First, the image of a component is indirectly captured on a phosphor plate and then converted into a digital signal that can be displayed on a computer monitor. Image quality is fair but can be improved with appropriate tools and techniques (e.g. adjusting contrast, brightness, etc. without compromising integrity). It is important to understand how tools like adjusting contrast affect the image. Care should also be taken to ensure that minor defects are not hidden after improvements.

2) Direct Radiography

Direct radiography (DR) is also a form of digital radiography and computed radiography very similar. The main difference is in the way the picture is taken. In DR, a flat panel detector is used to take a picture directly and display that picture on a computer screen. Although this technique is fast and produces higher quality images, it is more expensive than computed radiography.

3) Real-Time Radiography

Real-time radiography (RTR) is, as the name suggests, a form of digital radiography that takes place in real time. RTR emits radiation through an object. These beams then interact with either a special phosphor screen or a flat panel detector that contains microelectronic sensors. The interaction between the panel and radiation creates a digital image that can be viewed and analyzed in real time.

The brighter areas in the picture are the result of more radiation touching the screen. This corresponds to the thinner or less dense section of the component. Conversely, darker areas are the result of less radiation interacting with the screen and indicate where the component is thicker.

In addition to the possibility of making the images available more quickly and analyzing them in real time, RTR offers several other advantages. For one thing, digital images do not require physical storage space and are therefore easier to store, transfer and archive than films.

On the other hand, this method also has several disadvantages. Compared to conventional radiography, RTR has a lower contrast sensitivity and limited image resolution. Images created via RTR often suffer from uneven lighting, limited resolution, poor sharpness and noise. These factors have a major impact on image quality.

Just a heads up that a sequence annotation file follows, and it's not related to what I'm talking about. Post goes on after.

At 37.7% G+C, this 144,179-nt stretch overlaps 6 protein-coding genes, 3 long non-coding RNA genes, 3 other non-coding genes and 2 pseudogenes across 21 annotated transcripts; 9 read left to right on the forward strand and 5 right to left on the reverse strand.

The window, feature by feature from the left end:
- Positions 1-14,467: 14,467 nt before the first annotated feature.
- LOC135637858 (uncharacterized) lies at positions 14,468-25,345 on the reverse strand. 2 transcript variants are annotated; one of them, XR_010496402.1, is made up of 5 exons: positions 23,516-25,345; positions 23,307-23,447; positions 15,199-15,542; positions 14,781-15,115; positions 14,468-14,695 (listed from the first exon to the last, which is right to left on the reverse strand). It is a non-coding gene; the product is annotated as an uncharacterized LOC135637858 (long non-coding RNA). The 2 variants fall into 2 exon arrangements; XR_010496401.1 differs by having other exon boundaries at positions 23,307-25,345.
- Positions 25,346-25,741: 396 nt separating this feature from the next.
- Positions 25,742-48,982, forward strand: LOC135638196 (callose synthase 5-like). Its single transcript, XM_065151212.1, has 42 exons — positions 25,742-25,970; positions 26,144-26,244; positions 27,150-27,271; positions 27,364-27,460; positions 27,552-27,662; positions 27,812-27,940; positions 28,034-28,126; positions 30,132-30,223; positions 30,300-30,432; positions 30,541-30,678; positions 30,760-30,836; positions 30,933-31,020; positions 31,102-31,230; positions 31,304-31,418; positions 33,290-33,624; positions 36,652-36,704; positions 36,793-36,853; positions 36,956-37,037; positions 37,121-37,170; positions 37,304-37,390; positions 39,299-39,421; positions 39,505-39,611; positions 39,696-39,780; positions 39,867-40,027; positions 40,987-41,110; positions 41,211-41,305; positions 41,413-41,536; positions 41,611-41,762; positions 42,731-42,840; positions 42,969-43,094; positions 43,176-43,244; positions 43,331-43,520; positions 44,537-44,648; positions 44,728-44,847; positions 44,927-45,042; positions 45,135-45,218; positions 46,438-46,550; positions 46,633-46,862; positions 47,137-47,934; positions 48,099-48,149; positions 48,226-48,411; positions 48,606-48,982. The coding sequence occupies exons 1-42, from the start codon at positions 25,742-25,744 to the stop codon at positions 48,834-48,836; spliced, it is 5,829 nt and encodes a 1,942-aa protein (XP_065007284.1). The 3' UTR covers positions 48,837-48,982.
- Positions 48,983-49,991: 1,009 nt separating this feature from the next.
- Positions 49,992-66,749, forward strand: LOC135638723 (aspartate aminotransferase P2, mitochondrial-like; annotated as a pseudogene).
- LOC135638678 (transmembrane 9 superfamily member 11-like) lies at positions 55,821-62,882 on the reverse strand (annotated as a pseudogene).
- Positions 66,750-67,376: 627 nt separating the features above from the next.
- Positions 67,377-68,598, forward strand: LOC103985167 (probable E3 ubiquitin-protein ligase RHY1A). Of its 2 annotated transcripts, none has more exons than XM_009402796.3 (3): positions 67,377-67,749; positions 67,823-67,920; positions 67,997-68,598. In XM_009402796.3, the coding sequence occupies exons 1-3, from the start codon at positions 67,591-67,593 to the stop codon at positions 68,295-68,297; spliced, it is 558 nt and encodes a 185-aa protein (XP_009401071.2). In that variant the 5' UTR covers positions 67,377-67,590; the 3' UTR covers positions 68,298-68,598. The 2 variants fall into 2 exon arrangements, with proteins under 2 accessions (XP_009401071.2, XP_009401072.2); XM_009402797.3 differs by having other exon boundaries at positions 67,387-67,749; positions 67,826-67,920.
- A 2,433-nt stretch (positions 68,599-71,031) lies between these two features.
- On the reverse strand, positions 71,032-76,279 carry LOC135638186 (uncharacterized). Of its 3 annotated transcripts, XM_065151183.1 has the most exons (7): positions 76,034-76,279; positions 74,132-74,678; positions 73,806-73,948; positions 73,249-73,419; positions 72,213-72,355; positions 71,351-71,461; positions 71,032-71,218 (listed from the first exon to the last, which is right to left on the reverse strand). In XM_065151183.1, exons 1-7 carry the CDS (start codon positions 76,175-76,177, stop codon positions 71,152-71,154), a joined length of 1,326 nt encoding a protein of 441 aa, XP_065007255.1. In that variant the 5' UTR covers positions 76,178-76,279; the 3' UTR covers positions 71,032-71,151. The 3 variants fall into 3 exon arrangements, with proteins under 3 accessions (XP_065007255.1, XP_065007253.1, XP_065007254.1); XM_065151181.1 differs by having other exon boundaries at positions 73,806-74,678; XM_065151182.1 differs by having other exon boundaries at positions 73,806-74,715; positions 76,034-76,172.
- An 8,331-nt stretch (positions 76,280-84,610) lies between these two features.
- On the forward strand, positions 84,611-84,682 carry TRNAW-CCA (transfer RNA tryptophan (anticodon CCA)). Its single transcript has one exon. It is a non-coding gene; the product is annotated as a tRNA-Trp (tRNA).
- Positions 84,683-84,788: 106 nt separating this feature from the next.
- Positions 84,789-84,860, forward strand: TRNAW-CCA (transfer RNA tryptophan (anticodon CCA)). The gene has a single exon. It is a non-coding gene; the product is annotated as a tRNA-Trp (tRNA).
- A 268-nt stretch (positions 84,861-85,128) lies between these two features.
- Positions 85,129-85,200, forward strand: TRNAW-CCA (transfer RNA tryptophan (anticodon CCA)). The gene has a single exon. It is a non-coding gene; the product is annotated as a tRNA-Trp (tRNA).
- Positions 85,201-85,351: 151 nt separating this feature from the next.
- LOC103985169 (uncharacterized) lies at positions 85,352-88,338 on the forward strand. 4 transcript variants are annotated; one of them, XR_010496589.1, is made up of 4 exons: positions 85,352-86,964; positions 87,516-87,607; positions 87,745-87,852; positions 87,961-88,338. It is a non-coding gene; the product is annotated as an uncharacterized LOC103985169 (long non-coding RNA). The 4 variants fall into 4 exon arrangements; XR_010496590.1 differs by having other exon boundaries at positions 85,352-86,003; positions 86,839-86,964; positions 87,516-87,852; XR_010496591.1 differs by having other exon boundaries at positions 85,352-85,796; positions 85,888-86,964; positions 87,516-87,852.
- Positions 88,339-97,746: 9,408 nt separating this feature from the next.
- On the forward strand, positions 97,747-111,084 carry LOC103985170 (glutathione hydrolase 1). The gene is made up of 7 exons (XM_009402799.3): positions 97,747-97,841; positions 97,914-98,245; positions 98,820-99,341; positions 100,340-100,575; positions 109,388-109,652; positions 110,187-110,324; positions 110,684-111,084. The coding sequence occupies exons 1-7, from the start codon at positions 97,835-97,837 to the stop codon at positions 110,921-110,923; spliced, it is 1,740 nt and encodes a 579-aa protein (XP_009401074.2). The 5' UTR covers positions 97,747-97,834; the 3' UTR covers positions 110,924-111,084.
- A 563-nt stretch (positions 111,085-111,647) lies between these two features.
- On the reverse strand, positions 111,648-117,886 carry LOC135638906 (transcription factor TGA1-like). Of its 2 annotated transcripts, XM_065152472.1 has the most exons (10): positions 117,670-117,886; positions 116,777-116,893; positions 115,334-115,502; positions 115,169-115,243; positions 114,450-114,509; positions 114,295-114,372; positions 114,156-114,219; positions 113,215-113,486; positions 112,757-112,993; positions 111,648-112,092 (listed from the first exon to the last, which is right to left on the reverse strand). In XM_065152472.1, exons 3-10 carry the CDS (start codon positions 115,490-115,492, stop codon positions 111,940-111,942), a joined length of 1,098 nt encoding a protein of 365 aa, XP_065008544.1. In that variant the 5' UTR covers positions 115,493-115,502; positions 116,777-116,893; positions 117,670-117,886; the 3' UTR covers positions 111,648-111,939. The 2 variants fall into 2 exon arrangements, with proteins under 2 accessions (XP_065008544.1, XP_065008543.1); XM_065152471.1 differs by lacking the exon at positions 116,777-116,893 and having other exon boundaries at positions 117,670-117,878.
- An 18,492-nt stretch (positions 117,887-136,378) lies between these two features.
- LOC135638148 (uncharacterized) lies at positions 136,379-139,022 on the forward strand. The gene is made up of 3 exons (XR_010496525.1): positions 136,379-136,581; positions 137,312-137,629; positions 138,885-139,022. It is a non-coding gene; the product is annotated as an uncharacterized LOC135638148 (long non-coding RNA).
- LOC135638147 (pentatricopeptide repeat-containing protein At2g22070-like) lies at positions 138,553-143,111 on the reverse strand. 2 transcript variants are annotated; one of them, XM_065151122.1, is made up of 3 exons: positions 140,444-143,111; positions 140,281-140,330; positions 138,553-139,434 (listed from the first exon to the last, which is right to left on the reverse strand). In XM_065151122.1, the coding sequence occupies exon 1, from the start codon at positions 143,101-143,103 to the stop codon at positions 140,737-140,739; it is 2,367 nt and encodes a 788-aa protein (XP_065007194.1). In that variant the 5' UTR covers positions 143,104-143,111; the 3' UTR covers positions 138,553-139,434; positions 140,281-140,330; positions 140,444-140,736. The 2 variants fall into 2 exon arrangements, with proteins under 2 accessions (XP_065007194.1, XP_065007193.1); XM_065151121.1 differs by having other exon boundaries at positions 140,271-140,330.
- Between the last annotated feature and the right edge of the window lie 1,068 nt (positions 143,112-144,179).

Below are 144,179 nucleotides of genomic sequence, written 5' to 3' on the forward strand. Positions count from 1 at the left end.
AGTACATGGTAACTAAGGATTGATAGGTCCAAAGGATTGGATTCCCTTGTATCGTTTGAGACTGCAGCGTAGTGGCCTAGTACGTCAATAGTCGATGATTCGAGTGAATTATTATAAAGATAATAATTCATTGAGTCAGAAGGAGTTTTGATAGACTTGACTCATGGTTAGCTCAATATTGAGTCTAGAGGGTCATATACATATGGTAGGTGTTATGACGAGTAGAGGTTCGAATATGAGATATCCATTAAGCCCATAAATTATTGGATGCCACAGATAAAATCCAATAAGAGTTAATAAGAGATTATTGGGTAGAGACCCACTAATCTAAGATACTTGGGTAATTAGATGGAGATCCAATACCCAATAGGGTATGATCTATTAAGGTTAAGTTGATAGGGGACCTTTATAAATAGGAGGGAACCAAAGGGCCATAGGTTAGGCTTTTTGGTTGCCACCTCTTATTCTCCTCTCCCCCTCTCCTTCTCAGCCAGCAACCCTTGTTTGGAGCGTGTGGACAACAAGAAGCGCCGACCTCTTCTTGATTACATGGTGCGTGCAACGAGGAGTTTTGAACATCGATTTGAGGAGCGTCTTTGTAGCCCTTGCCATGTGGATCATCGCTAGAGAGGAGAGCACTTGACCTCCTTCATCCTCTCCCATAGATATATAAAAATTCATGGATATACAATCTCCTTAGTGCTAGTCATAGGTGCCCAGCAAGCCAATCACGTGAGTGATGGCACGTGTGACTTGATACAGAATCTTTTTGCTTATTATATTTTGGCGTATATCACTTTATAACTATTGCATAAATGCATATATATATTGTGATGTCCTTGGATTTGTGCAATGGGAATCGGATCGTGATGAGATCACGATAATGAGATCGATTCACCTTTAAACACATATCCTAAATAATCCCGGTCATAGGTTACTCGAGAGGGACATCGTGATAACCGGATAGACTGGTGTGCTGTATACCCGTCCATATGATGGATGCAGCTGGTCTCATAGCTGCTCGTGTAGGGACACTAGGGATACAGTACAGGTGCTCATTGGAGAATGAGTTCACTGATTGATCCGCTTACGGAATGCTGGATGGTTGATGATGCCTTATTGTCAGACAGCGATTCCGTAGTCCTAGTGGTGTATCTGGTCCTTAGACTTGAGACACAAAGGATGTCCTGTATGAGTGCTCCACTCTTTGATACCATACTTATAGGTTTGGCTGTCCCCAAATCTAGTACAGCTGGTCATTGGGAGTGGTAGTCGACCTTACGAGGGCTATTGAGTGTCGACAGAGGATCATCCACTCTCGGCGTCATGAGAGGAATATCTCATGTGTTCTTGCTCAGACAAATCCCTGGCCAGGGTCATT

4) Computed Tomography

Computed tomography (CT) is a technique that takes hundreds to thousands (depending on the size of the component) of 2D radiographic scans and superimposes them to create a 3D X-ray image.

In an industrial setting, CT can be achieved in two ways. In one method, the component to be inspected remains stationary while the radiation source and the X-ray detector rotate around the component. This technique is more likely to be used for large components. The second method is to have the radiation source and X-ray detector remain stationary while the component is rotated 360 degrees. This second technique is more useful when the component is small or has complex geometry.

Although this technology is contemporary, expensive and requires a large amount of data storage, CT provides highly accurate images, is repeatable and reproducible, and minimizes human error.

Benefits of Radiography Testing

  • Can inspect assembled components
  • Minimum surface preparation required
  • Detects both surface and subsurface defects
  • Provides a permanent record of the inspection
  • Verify internal flaws on complex structures
  • Isolate and inspect internal components
  • Automatically detect and measure internal flaws
  • Measure dimensions and angles within the sample without sectioning
  • Sensitive to changes in thickness, corrosion, flaws, and material density changes

Applications Of Radiography Testing

Radiographic Testing is widely used in the;

  • Aerospace industries
  • Military defense
  • Offshore industries
  • Marine industries
  • Power-gen industries
  • Petrochem industries
  • Waste Management
  • Automotive industries
  • Manufacturing industries
  • Transport industries

FAQs.

What is Radiography?

Radiography is an imaging technique using X-rays, gamma rays, or similar ionizing radiation and non-ionizing radiation to view the internal form of an object. Applications of radiography include medical radiography (“diagnostic” and “therapeutic”) and industrial radiography.

What is Radiography Testing?

Radiographic Testing (RT) is a non-destructive testing (NDT) method that uses either x-rays or gamma rays to examine the internal structure of manufactured components identifying any flaws or defects. In Radiography Testing the test part is placed between the radiation source and film (or detector).

How is radiographic sensitivity calculated?

The diameter of the smallest hole visible on the radiograph determines the sensitivity, this being calculated as hole diameter divided by component thickness expressed as a percentage. The sensitivity measured by the use of a wire IQI is not the same as the sensitivity using a step wedge IQI.